Microsoft wants you to update your servers…or else

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The doomsday clock is ticking for Windows Server 2003. Microsoft will no longer support the enterprise server operating system as of July 14, 2015 and many companies are unprepared.

With less than 100 days until the deadline, it’s becoming vital for companies to put together a migration plan and switch over to Microsoft’s cloud-based platform, Azure. The lack of support means the platform will no longer receive patches and security upgrades, so it won’t be safe for companies to use the old technology. That’s especially important for companies that store sensitive information on their servers, like payment info and social insurance numbers.

In Canada there are over 380,000 servers still running on 2003, and that makes up for around 40 percent of Microsoft’s client base in this county. In the U.S., there are 9 million servers on Windows Server 2003.

According to a survey done by Bit9, 57 percent of the American companies don’t even know a deadline is looming, and 14 percent don’t have a migration plan in place.

Since 2013, Microsoft has been sending out the message that it’s ending support, so it makes one wonder why many companies are unprepared. It seems that many of them are putting it off and waiting until the last minute much like what happened when Microsoft ended support for Windows XP last year.

What will happen to the lazy?

There are a number of consequences to not upgrading to the new platform. First, having an out-of-date operating system leaves a company vulnerable to hackers and cyber attacks. Hackers compile lists of vulnerabilities in a system and wait for an opportune time to exploit them. The upcoming deadline could be the perfect time for these malicious users to launch an attack and seriously compromise a company’s data security.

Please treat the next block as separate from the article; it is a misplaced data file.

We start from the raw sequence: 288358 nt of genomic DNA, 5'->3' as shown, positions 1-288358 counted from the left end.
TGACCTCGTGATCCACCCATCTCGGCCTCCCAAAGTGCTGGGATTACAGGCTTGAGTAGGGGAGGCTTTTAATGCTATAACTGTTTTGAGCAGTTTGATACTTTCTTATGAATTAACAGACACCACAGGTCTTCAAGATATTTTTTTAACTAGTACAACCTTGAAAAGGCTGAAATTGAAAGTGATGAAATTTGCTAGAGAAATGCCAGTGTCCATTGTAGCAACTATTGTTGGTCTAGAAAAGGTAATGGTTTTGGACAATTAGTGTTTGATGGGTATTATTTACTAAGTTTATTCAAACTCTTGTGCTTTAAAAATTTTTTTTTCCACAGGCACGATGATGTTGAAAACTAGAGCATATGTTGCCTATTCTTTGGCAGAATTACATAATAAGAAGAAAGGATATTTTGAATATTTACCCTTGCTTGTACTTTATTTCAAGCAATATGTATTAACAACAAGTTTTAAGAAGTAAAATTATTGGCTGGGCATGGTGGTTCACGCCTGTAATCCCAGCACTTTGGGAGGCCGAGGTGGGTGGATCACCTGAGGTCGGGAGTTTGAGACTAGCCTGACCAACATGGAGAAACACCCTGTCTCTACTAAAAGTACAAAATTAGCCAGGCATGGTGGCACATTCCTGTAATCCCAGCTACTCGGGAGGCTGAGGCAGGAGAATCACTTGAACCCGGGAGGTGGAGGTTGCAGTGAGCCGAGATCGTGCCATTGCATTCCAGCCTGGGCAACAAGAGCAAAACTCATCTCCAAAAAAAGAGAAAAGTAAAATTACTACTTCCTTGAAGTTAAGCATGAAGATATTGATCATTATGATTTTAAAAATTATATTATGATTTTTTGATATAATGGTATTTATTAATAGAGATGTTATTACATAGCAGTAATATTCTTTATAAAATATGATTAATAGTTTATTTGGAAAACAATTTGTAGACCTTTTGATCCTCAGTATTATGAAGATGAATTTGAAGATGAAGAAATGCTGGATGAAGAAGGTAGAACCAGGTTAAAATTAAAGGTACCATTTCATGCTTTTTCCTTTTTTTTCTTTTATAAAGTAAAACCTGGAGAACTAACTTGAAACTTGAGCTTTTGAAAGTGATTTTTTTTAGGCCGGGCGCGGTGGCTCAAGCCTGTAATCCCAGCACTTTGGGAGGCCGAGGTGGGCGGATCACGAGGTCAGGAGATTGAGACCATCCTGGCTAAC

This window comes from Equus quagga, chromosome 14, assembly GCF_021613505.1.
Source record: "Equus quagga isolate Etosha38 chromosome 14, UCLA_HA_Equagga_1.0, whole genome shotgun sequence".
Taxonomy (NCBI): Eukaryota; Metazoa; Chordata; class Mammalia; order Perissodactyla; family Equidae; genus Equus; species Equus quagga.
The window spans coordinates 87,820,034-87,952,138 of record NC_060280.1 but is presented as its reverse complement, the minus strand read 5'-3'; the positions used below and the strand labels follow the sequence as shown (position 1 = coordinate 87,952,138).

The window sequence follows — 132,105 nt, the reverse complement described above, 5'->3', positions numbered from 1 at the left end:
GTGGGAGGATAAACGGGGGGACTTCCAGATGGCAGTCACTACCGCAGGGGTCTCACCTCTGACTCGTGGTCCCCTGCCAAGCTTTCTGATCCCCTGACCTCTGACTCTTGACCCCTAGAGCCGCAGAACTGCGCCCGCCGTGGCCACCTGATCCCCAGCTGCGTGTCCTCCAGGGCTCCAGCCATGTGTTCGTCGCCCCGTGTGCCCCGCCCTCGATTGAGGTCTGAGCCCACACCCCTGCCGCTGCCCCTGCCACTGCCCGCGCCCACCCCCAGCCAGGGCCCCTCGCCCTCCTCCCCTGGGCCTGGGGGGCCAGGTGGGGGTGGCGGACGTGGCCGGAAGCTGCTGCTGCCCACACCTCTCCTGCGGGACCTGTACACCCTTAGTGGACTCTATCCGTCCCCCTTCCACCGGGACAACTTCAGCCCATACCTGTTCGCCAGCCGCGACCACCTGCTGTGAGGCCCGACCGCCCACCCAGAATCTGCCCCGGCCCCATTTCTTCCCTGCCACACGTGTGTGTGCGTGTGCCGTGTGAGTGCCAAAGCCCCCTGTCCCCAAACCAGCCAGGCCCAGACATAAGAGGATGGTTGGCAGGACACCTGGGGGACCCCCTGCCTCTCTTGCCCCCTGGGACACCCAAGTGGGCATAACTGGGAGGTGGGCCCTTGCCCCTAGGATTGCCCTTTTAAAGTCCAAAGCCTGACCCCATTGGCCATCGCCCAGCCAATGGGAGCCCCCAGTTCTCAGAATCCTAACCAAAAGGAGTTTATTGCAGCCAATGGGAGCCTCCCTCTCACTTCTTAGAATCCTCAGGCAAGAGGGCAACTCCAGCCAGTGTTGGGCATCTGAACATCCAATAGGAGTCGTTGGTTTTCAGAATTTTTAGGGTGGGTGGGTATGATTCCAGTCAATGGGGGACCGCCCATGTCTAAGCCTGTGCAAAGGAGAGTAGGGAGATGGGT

Using an outdated system also means that a company will no longer be PCI compliant. Not only does that mean that Visa and MasterCard will no longer do business that that company, but it can also result in heavy fines.

Migrating to Azure will provide companies with cloud and mobile capabilities that they need to stay compliant in today’s marketplace. Trying to offer the same type of support on Windows Server 2003 is impractical, so it’s in every company’s best interest to upgrade. Even still, migration is no small task. Bit9 estimates that it could take at least 200 days for a company to fully migrate.

It might come with a significant cost, but upgrading to the new cloud-capable operating system is essential. The longer companies put it off, the more they will be putting themselves in jeopardy by sticking with an outdated technology.

Photo via Flickr Creative Commons

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